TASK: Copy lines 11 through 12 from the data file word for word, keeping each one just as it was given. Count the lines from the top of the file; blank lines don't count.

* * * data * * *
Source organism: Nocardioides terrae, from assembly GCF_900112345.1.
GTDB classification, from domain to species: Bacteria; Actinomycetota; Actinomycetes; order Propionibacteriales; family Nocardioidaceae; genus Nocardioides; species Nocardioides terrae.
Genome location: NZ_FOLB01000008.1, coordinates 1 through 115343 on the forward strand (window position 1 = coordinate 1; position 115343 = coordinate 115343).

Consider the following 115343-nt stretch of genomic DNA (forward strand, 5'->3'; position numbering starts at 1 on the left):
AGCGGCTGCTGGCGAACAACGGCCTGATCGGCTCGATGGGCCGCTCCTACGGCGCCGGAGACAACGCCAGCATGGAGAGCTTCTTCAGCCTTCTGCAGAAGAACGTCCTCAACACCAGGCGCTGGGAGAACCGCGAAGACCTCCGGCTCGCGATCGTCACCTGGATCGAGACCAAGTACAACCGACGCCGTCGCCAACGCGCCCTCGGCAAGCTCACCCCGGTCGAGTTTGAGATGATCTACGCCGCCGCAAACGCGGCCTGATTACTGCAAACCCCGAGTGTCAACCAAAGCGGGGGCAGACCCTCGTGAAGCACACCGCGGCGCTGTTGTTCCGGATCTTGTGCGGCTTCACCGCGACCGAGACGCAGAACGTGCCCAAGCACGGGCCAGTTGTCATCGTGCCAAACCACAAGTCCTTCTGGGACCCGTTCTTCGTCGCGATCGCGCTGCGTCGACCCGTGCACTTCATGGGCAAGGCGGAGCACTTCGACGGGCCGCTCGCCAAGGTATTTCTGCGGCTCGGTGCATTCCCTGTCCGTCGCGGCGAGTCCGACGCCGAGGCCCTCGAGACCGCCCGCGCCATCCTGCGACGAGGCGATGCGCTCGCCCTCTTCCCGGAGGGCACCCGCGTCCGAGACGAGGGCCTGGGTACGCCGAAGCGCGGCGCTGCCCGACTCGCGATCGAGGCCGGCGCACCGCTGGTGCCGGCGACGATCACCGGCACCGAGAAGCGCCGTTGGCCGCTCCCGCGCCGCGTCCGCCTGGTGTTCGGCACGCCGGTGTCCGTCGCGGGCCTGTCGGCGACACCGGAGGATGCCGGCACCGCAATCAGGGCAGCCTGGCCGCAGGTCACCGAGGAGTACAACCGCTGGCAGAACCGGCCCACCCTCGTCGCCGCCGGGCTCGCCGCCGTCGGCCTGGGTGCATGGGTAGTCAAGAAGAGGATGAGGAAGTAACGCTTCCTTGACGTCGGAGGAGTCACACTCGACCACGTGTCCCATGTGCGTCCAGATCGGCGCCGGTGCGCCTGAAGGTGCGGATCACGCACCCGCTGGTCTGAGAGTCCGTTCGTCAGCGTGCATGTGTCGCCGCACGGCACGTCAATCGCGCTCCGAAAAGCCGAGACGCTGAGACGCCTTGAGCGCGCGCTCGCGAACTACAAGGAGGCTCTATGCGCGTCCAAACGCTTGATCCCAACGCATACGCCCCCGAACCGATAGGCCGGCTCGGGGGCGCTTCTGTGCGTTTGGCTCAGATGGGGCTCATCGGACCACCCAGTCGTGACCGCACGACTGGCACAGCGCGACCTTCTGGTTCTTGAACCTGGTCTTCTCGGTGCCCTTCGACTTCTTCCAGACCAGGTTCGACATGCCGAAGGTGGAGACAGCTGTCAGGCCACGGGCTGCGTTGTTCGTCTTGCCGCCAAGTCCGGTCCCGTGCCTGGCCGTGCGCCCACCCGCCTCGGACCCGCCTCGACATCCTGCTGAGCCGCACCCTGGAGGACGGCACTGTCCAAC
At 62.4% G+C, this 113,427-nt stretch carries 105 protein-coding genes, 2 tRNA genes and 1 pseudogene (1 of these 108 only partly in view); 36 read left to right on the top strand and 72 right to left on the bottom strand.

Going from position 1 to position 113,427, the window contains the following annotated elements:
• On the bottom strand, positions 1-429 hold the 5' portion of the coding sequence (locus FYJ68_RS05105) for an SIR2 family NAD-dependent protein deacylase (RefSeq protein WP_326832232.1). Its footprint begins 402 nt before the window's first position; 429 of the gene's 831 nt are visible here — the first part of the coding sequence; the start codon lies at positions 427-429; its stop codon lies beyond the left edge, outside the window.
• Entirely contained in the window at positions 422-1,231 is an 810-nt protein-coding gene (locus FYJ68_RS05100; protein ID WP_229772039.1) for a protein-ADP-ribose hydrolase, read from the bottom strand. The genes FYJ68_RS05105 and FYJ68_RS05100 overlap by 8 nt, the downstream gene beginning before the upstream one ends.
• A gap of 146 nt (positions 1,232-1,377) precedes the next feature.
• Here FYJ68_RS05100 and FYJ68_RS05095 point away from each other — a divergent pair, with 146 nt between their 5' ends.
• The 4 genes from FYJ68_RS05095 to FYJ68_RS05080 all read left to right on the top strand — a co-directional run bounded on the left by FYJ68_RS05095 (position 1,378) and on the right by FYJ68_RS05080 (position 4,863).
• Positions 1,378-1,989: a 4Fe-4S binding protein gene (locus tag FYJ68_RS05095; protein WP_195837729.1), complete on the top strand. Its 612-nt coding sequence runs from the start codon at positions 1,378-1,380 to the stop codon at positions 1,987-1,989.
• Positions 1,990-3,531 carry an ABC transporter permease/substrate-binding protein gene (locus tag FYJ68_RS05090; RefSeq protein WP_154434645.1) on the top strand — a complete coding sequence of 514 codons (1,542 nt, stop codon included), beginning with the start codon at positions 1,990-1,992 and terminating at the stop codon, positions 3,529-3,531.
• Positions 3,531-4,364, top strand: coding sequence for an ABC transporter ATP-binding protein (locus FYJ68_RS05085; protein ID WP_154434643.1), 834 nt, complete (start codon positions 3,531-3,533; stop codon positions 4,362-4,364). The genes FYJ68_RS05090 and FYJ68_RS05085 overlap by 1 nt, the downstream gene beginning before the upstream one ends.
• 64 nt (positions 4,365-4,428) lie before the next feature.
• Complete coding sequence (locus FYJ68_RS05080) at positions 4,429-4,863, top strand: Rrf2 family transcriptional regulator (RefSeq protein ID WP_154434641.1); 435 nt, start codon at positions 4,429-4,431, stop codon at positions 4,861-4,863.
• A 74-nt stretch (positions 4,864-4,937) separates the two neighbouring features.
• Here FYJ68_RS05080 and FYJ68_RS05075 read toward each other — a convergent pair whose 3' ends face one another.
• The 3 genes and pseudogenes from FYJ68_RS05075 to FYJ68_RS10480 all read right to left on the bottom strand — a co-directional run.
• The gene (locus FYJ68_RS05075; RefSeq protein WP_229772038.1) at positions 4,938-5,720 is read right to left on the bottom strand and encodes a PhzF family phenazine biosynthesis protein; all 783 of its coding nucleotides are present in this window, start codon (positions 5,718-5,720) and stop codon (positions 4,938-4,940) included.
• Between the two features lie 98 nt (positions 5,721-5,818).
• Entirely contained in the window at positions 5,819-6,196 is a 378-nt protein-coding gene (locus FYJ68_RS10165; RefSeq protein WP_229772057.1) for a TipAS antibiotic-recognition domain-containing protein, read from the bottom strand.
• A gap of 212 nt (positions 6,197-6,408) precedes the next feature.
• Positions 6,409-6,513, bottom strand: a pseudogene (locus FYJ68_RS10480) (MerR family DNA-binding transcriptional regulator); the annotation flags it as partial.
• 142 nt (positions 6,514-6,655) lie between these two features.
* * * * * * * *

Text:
• Here FYJ68_RS05100 and FYJ68_RS05095 point away from each other — a divergent pair, with 146 nt between their 5' ends.
• The 4 genes from FYJ68_RS05095 to FYJ68_RS05080 all read left to right on the top strand — a co-directional run bounded on the left by FYJ68_RS05095 (position 1,378) and on the right by FYJ68_RS05080 (position 4,863).